*½/**** Image A- Sound B+ Extras B-
starring Meryl Streep, Anne Hathaway, Stanley Tucci, Simon Baker
screenplay by Aline Brosh McKenna, based on the novel by Lauren Weisberger
directed by David Frankel
by Walter Chaw "Sex and the City" fashion porn married to The Princess Diaries 'tween ugly-duckling uplift, David Frankel's facile sitcom The Devil Wears Prada allows Meryl Streep free reign to craft the titular, nattily-attired hellspawn. Her presence here gives the film the kind of starfuck quotient tied to Jack Nicholson genre vehicles once upon a time; without much effort, one can imagine a carnival barker pulling the wide-eyed bumpkins into the freak tent with the promise of blue-chip capering. Alas, Streep disappoints by turning in a human performance as an Anna Wintour manqué, drifting about as "Miranda Priestly" in Cruella DeVil mane and couture, operating a publishing empire (fictional RUNWAY MAGAZINE substituting for VOGUE, though Madonna's "Vogue" features prominently in the soundtrack for the terminally dim) with a soft voice and a sibilant brittleness.
The film's biggest error in judgment might be that instead of providing an outsider's view of what is, to many, a mysterious world full of arcane concepts and values, The Devil Wears Prada mires its narrative in sophomoric romantic melodrama (will Andy break up with her doe-eyed, blue-collar boyfriend (Adrian Grenier), or will she end up with dashing freelance journalist Christian (Simon Baker)?) and a slippery morality that proudly proclaims its superiority to something that is, as Miranda has eloquently articulated, inextricably woven into our consciousness. It's a problem when your best actors (Streep and Stanley Tucci) argue so well on the side of the enemy while the hero (Hathaway) is so pure that there's never much of a question as to her alleged corruption. She's not staring into an abyss, she's fucking up a great job opportunity in a fascinating field. She's less the noble victim than the naïf making a bad mistake following her sous chef beau to Beantown.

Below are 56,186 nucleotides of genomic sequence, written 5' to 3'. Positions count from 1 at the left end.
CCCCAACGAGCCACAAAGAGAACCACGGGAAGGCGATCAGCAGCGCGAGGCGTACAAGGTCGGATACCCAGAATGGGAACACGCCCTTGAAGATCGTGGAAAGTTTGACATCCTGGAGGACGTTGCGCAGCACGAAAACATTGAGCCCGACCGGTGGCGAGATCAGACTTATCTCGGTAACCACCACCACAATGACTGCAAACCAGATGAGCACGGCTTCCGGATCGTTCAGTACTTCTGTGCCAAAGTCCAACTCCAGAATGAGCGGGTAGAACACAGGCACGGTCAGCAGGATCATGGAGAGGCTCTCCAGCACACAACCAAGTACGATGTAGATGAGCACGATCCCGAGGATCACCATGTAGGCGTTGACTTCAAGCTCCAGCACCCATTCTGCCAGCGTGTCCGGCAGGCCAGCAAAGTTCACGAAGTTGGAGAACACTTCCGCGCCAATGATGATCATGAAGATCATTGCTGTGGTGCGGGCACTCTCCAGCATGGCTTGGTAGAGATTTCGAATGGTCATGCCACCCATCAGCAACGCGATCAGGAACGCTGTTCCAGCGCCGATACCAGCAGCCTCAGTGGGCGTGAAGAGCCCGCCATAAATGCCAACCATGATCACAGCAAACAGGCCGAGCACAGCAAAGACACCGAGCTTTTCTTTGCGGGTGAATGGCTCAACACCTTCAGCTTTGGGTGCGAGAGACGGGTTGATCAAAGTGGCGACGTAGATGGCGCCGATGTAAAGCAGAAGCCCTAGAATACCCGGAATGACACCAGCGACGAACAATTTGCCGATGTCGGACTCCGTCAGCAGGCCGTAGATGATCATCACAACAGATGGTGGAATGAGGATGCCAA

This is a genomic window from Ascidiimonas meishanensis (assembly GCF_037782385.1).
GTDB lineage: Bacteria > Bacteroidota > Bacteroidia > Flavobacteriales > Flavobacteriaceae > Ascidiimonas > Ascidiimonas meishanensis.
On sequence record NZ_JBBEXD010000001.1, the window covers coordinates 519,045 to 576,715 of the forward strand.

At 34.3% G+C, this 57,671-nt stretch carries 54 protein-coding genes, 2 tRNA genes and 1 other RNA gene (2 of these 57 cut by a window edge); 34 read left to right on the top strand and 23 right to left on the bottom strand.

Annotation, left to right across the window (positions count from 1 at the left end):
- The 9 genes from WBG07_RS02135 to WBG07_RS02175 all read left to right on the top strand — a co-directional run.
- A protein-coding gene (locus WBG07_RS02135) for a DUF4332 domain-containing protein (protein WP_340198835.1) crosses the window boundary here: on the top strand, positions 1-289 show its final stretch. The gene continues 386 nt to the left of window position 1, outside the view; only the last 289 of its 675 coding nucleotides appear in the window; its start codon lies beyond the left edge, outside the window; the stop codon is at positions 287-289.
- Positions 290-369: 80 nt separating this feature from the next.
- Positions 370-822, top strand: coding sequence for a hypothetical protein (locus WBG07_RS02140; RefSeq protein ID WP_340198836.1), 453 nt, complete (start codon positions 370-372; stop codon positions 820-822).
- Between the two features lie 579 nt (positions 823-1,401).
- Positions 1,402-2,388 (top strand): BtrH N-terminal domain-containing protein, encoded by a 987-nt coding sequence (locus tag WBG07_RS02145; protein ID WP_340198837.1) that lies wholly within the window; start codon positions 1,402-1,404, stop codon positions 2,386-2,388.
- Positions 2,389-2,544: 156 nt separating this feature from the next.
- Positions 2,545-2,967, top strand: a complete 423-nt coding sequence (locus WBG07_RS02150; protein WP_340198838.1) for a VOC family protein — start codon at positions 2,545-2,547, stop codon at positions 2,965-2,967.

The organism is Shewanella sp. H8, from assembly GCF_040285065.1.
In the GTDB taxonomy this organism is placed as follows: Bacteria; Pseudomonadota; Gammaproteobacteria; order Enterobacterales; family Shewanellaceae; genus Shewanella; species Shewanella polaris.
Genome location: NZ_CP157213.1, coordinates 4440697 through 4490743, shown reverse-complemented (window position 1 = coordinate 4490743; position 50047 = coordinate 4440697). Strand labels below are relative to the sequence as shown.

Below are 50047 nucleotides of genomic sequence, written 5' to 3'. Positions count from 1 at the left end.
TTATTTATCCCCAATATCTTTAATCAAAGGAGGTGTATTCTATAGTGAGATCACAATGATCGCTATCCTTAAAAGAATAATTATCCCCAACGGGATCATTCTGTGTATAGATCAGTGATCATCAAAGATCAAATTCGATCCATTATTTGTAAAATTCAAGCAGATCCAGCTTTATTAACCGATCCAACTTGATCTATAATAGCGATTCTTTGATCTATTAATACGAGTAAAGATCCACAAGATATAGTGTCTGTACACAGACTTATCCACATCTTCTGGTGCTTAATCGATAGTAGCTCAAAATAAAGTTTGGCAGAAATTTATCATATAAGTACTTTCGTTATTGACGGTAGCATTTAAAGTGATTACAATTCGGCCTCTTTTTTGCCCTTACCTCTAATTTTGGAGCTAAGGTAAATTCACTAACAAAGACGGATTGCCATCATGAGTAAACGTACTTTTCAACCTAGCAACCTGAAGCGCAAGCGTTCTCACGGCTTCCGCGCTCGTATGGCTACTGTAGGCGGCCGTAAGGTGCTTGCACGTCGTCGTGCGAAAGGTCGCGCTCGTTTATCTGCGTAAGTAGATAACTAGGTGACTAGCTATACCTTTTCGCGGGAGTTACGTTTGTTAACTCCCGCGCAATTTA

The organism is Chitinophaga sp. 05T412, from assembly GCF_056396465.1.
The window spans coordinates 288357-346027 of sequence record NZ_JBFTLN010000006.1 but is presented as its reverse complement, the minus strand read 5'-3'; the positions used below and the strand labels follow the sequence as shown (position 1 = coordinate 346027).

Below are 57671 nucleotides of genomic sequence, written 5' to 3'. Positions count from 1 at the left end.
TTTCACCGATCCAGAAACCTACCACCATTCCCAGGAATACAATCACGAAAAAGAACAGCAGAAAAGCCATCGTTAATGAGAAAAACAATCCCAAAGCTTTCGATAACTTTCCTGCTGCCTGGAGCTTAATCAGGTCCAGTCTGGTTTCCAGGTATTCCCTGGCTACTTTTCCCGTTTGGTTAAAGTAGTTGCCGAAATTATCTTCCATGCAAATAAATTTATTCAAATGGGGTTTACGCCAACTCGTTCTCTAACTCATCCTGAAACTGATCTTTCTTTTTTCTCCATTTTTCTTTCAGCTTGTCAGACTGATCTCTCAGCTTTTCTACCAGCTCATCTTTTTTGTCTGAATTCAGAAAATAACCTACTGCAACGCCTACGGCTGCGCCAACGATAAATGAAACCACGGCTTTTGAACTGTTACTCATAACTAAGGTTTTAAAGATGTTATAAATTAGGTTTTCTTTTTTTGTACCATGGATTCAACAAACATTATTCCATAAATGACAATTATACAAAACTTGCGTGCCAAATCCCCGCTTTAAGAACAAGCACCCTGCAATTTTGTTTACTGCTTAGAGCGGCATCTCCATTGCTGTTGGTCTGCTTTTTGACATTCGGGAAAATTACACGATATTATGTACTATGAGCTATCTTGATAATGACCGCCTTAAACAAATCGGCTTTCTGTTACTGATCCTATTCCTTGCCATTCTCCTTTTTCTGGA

Two scenes suggest the film that could have been. The first finds dowdy new assistant Andy (Anne Hathaway) giggling at the silliness of high fashion only to get a brilliant rundown on the evolution of her bag-lady cerulean sweater, the second features Streep, sans makeup, revealing what it's like to be a woman in a tank full of men. The rest of it is the typical I-don't-even-recognize-you-anymore bullshit so threadbare and hand-me-down that the fashion mavens of the film would be the first to deride it. It's the performances that save the film to the extent that it can be saved, really, and Hathaway is fast becoming the girl with whom I most want to associate the word "breathless." She's all eyes and awkward and already too charming to play these Sandra Bullock frumps. Stanley Tucci continues his career-long homage to Peter Sellers as a long-suffering fashion consultant at the magazine who longs for a room of his own; Emily Blunt provides a broken climber decked out in red-rimmed eyes and a runny nose; and of course there's Streep's dynamic understatement.
Without them, The Devil Wears Prada is just a feature-length version of the opening credits of "The Mary Tyler Moore Show", with Meryl Streep as Lou Grant and a big ol' rapturous toss of the hat the solution to those prickly body-image conundrums that surface when Miranda calls size-6 beauty Andy "fat"--and Andy obligingly shrinks down to a size 4. It'd raise more eyebrows if it wasn't exactly the kind of retarded girl-movie message sold every three months to those most vulnerable to it. We've finally come full-circle from the outrage of Naomi Wolf's The Beauty Myth to the casual acceptance that beautiful girls are stupid and frumpy girls are smart. Surrender as progress: God bless America. Originally published: June 30, 2006.